Luckily this impression is not confirmed by the actual content of the volume, which, in fact contains a first-rate essay on ‘The topos of negativity in Beckett’s prose’ by Wolfgang Iser and quite a lot, in a variety of papers, on Beckett’s concept of the Absurd. On the other hand, the attempts to drag Beckett into a world of social relevance, or even into that of realism, be it only insofar that there is a reflection of the real world in Beckett, seem pretty far-fetched. Marianne Kesting, for example, in an otherwise admirable paper on ‘The reality of fiction’ seems to misunderstand a key sentence in Beckett from sheer over eagerness to establish links with external reality. She quotes the passage in Murphy in which Murphy’s mind is seen by him as ‘a large hollow sphere, hermetically closed to the universe without. This was not an impoverishment for it excluded nothing that it did not itself contain. Nothing ever had been, was or would be in the universe outside it but was already present as virtual, or actual, or virtual rising into actual, or actual falling into virtual, in the universe inside it’ and interprets it as being a reflection of Locke’s dictum: ‘There appear not to be any ideas in the mind before the senses have conveyed any in.’ Thus, Kesting argues, Murphy’s retreat into his own mind does not signify a retreat from the real world because the real world is already enclosed in his mind. This really seems to me to be bending over backwards. And to what purpose? Just to escape the taunt of the neo-Zhdanovists with their parrot-cry that good fiction must be ‘realistic.’ The only really glaring example of this tendency is provided by a paper by two British participants, Ernest Parkin and Gerhard Wilke which is characteristically entitled (in the German translation of a title which must originally have been in English) ‘Schluss mit Warten!’ i.e. ‘Let’s have no more Waiting’ or ‘Let us make an end with waiting!’ This turns out to be a primitive attempt to import a truly grotesque variety of Vulgaermarxismus into the world of Beckett. Thus Estragon appears as a poet who is in despair because the ‘commercialisation of art separates the artist from his public’ and ‘communication between the artist and his public can only be established through the mediation of the market. Aesthetic values have become commercial values’ and then goes on to say that ‘Beckett is in Estragon’s situation.’ Moreover Estragon’s ‘identification with Christ, the cultural model and historical scapegoat, is an attempt to justify the artist’s role in late bourgeois society: a man who suffers in order to be creative and who is creative because he suffers; isolated from society and yet dependent on it because of the need to get grants, a public and criticism’ . . . . And so on. Luckily this lengthy paper is the only real blot on an otherwise very useful book. John Fletcher’s ‘Variations on a Beckett theme: First Love,’ John Fuegi’s ingenious confrontation of Beckett with Brecht and Melvin Friedman’s survey on Beckett’s criticism in the early seventies are of lasting value, as are Elmar Tophoven (Beckett’s German translator) and Helmut Scheffel on the problems of the translation of Beckett into German and other languages where the author himself cannot provide the very free paraphrases by which he is enabled to provide versions equally valid in French and English.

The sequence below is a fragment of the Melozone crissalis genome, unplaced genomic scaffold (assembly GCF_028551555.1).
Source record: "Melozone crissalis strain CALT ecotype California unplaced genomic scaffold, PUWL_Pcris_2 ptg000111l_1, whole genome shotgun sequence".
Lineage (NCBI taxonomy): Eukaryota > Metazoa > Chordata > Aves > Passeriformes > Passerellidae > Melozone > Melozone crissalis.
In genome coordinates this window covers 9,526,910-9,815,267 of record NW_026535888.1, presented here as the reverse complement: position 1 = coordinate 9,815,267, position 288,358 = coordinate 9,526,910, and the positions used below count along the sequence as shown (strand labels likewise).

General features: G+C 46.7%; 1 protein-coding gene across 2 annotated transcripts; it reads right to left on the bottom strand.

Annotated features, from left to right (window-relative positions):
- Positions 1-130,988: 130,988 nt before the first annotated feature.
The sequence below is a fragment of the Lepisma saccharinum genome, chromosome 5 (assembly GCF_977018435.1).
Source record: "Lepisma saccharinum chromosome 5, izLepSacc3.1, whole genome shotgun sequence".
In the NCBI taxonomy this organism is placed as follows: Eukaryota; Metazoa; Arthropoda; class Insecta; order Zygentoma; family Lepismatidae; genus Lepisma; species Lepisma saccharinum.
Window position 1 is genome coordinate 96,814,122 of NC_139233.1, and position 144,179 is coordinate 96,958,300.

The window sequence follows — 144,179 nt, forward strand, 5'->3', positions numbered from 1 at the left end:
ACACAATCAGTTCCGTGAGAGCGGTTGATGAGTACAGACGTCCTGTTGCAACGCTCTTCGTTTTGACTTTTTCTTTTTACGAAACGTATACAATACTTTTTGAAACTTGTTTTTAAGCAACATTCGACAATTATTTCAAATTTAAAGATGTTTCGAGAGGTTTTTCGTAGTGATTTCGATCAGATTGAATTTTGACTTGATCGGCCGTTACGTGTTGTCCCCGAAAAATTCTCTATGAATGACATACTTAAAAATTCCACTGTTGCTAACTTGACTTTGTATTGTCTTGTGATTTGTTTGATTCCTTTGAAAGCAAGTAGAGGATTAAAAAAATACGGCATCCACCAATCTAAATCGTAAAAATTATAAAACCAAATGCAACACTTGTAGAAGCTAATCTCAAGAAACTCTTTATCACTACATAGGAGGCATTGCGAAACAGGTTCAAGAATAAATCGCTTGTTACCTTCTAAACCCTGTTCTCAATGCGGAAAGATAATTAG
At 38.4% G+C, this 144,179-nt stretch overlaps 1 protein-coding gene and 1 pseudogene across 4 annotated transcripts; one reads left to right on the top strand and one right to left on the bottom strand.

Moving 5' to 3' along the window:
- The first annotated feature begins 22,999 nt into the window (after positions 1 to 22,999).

The book also tries to include an account of the discussions which concluded each session of the symposium. These, alas, are very brief and unsatisfactory. But then it seems that discussions of this sort at public occasions of this kind hardly ever yield genuine debate and dialogue.
The two casebooks on Godot and the novels are useful: they contain many essays by scholars like Wolfgang Iser, Guenter Anders, Colin Duckworth, Hugh Kenner, Ludovic Janvier, Raymond Federman, Olga Bernal, Vivian Mercier, and Maurice Blanchot which are well-known outside Germany but must be of very great value to those German readers who want to gain access to Beckett. What most clearly emerges from these collections is the distinct national profile of this type of writing: the German Beckett criticism tends to be heavy, laden with philosophical terminology, which occasionally leads to really important insights, but often remains mere window-dressing jargon; the French are elegant and lucid and the English and Americans down-to-earth and concrete. All three approaches, if practised by individuals with intelligence and a mind uncluttered by pseudo-theological dogma, however, are equally valuable as well as nicely complementing each other.